Uncoupled urban canopy models replace the full-fledged atmospheric representation with a computationally light equivalent that can be used in a design optimization context. This type of model can be forced by boundary conditions that are directly measured or derived from an off-line meso-scale simulation. More often, it is driven, indirectly, by conditions measured at a nearby rural weather station (e.g., airport) via a hyper-simplified representation of the momentum/energy exchanges between the urban canopy layer and the surrounding atmosphere.
Within the urban canopy model, we replace the real urban geometry with an equivalent regularized arrangement of buildings and streets that is based on the average morphological parameters of the actual domain. We use a dynamic thermal network lumped-parameter model to represent the thermal interactions between buildings and the urban environment. These interactions are mostly mediated by the urban canyon air, itself in contact with the paved surfaces as well as the free atmosphere above the canopy. This model implements sophisticated aerodynamic and evapotranspiration schemes. The simulation runs for every hour of a standard year. The main outcomes are average building energy use and urban heat island intensity.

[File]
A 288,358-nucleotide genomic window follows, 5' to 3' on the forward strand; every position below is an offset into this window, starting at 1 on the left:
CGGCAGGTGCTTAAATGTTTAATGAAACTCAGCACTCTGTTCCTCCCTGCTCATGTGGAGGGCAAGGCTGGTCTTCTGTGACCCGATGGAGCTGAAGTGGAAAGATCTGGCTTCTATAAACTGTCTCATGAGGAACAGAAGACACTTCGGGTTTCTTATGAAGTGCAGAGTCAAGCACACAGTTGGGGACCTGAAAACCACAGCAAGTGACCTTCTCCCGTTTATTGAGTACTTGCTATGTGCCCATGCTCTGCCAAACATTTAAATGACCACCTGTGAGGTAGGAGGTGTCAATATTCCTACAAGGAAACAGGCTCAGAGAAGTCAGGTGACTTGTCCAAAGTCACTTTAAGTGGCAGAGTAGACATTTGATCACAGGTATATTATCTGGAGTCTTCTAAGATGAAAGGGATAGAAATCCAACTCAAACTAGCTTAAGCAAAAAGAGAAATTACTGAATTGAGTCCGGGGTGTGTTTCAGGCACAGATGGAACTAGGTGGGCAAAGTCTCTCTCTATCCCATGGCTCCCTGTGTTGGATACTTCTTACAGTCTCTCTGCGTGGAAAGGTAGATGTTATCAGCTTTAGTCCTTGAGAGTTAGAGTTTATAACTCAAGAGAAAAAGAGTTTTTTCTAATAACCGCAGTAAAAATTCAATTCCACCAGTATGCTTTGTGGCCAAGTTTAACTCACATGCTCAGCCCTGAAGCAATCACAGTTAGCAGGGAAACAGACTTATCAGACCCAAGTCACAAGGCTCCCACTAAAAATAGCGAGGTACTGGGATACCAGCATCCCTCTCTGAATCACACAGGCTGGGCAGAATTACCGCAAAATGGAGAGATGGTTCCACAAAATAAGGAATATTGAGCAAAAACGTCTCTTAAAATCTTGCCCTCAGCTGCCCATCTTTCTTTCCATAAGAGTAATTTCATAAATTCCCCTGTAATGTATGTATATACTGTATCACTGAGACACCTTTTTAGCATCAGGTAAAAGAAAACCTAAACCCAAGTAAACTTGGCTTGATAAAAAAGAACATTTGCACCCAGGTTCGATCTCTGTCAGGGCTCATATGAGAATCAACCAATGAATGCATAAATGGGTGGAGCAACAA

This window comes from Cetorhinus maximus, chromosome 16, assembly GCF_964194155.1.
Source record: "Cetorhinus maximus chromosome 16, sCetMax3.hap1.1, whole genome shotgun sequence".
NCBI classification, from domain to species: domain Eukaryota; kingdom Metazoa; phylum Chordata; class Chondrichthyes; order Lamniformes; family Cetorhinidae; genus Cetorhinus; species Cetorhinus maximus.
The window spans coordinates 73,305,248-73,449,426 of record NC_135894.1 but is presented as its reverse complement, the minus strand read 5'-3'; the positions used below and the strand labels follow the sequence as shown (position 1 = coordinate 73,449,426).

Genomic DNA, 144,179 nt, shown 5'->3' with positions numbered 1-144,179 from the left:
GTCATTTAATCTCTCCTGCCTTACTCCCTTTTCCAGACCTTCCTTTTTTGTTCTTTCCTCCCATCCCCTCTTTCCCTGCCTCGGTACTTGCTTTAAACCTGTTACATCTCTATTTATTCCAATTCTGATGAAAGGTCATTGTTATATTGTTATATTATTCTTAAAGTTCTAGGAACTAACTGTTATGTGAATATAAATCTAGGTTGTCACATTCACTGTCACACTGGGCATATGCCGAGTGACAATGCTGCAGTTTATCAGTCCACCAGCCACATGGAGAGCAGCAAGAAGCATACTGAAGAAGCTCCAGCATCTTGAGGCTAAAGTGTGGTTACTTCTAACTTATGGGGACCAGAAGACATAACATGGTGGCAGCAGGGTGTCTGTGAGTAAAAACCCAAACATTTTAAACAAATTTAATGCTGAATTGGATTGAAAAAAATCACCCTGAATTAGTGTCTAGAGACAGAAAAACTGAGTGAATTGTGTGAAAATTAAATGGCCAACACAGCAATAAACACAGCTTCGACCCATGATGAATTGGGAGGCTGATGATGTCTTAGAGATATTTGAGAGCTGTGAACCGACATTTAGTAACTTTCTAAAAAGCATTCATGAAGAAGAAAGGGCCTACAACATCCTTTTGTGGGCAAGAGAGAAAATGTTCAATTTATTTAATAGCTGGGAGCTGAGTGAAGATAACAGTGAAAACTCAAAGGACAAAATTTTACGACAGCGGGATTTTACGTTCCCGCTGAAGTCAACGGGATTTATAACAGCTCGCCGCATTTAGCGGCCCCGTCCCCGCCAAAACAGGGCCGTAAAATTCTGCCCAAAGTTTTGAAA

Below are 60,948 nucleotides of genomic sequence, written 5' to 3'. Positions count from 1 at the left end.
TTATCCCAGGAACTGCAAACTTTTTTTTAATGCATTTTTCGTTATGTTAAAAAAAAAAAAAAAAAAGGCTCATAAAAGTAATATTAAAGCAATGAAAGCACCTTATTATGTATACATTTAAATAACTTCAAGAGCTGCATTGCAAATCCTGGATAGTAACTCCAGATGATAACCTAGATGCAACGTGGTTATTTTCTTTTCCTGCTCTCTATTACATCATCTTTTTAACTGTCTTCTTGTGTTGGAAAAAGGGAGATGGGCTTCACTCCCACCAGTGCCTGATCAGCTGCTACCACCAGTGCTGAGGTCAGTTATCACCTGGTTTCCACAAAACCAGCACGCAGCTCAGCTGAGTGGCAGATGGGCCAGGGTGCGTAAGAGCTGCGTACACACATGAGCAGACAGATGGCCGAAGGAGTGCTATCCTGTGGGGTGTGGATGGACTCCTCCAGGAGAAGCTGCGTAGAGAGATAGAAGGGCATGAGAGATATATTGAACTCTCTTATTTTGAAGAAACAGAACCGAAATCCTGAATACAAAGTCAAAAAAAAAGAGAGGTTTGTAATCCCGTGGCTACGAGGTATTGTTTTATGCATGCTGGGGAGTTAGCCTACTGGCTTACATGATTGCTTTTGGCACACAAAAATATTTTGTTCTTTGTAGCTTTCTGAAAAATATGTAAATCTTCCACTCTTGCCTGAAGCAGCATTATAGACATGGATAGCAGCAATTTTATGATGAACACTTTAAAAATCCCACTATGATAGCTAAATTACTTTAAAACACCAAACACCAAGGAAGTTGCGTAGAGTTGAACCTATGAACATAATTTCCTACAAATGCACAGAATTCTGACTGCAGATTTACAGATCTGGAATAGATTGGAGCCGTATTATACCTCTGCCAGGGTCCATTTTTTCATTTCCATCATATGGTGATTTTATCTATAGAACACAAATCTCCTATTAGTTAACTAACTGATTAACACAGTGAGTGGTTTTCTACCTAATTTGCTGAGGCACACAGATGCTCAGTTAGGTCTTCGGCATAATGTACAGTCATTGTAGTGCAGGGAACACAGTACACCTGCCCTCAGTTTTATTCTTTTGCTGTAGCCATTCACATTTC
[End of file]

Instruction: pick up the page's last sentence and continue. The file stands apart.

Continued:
Two main categories of uncoupled urban canopy models exist: single-layer and multilayer. The single-layer scheme focuses on the overall exchange of heat, momentum, and moisture with the atmosphere right above the urban canopy. Air temperature and humidity are assumed to be uniform in the canyon. The multi-layer scheme is typically parameterized in terms of the horizontally averaged flow and scalar transport. This approach allows a higher resolution of atmospheric processes, but it incurs a higher computational cost.